Point of View: Adieu to Quietude

Changing the message

   Mary had been after me to change my voice mail message, which, she said, aside from being boring, was way too long.
    Allen, our neighbor, said, in a message he left, that it was the funniest thing he’d ever heard. And so, opinion being deeply divided, I tried to be more succinct. Now when you call, you’ll hear me say, “I’m either jumping to conclusions, hurdling obstacles, or running a fever. Please leave a message.”
    All of which seems fitting for a sportswriter to say. Mary says she likes the new message much better, and so it stays; though undoubtedly, now that I’ve hit upon a pleasing form, other greetings will come calling at 4 a.m., as the above did. . . .
    “I’m either taking the ball and running with it, passing up a great opportunity, or kicking the can down the road. Please leave. . . .”
    “I’m either screwing up my courage, plumbing the depths, or wiring for money. Please leave. . . .”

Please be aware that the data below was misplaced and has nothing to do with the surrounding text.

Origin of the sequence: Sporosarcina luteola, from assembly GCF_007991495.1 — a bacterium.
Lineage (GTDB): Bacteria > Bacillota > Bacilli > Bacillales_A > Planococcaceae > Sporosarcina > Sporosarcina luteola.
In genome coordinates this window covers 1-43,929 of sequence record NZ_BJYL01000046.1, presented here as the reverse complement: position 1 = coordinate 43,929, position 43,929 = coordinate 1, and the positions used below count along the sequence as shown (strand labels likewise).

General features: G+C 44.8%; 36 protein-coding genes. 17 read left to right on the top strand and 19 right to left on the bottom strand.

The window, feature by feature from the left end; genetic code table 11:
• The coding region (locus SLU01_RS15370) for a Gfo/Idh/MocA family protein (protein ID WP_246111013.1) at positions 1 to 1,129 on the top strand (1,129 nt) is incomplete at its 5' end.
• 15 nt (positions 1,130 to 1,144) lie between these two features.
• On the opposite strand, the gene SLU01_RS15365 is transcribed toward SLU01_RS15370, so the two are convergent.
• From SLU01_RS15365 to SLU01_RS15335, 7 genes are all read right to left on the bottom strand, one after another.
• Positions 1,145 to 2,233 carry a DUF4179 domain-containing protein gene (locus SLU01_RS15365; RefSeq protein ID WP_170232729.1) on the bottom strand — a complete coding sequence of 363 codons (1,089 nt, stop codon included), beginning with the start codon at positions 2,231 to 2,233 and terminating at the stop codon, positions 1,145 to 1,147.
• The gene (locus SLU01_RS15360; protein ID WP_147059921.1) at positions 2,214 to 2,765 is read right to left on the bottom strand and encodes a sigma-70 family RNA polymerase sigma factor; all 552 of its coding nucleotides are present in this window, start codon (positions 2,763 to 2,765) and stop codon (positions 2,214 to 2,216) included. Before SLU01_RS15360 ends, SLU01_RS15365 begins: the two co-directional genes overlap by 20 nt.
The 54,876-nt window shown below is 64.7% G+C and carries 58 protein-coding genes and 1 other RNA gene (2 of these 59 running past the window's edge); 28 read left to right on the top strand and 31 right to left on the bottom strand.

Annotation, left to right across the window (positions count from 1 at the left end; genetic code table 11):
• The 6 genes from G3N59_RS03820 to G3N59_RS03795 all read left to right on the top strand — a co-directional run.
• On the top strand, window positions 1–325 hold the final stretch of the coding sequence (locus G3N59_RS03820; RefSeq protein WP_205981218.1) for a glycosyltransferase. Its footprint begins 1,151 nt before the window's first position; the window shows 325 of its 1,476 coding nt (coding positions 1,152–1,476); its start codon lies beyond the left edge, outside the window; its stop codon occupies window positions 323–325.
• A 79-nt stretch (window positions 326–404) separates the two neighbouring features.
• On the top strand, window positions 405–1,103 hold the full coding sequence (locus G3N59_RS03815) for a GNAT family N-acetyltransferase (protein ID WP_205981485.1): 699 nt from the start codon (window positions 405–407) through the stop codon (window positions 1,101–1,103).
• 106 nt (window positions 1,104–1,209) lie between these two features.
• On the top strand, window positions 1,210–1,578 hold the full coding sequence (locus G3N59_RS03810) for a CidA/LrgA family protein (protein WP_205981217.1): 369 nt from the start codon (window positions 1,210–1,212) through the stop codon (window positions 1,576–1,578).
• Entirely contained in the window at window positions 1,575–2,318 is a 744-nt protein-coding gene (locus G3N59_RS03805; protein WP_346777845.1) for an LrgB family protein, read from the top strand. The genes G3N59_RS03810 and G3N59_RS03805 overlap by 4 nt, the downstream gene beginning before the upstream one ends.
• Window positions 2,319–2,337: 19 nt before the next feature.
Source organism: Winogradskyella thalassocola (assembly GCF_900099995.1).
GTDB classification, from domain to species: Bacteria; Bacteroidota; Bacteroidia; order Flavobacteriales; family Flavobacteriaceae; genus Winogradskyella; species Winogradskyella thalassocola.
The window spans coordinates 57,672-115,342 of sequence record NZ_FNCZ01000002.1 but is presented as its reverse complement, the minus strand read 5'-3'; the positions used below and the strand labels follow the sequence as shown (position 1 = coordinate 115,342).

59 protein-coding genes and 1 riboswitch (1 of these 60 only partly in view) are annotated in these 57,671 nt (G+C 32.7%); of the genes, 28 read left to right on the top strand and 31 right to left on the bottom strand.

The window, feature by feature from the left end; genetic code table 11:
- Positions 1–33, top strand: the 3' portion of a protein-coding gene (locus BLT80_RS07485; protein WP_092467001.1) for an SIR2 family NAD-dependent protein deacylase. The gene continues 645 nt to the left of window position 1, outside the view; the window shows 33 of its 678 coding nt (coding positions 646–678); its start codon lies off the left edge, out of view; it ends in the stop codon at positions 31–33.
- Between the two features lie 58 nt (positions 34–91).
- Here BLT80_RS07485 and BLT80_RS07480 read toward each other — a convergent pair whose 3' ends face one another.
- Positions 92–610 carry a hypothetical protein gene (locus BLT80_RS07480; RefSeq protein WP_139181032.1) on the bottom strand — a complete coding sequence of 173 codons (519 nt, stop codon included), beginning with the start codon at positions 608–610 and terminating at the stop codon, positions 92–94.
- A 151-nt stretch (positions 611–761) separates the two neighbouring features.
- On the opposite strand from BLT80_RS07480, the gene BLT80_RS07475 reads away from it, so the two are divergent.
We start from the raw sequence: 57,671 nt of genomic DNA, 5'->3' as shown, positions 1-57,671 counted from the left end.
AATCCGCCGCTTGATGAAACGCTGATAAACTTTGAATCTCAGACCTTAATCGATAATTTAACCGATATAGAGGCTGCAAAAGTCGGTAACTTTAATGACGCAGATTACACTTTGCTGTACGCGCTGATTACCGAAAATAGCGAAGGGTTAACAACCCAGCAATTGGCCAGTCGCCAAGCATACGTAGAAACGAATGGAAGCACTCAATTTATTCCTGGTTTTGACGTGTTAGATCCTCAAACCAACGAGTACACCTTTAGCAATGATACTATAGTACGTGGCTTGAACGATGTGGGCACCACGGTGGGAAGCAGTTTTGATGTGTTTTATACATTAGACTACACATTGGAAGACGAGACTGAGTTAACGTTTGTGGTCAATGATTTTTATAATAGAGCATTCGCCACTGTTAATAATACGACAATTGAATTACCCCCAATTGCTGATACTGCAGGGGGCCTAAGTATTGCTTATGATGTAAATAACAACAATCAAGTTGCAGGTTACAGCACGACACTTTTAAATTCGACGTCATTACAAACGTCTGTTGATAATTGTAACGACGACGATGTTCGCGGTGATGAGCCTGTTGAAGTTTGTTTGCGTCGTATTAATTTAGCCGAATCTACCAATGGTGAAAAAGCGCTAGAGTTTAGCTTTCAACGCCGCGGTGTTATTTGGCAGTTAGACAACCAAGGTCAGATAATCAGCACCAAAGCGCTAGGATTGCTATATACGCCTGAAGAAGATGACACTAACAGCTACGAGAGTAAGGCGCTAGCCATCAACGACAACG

“I’m either fishing for compliments, casting a cold eye, or waiting with bated breath.”
    “I’m either (this can be addictive) raking havoc, reeking of garlic, or recreating. . . .”
    As to this latter, I am about to re-engage with life following 42 days  of quietude imposed as the result of a hernia operation, and simply knowing that I’ll soon be venting my spleen again on the tennis courts seems to be having a cardiovascular effect.
    Just to be able to run around Herrick Park the other day was salutary. I say “run,” it was more of a stagger. But I was moving, and when I was done I felt a lightness — of spirit, I suppose, though maybe the blood wasn’t getting to my brain — that I hadn’t felt for a while.
    Interviewing John Conner for the sports pages had served as a catalyst. He has had many moments in the international and national track world’s sun, though, despite a serious accident a decade ago — an accident while cycling that virtually ended his stellar running career — he has nevertheless remained undaunted (he walks, he swims, he bikes, he works out), and he’s as irrepressible as ever.
    A great example of the life force for the young whom he coaches — and for the old!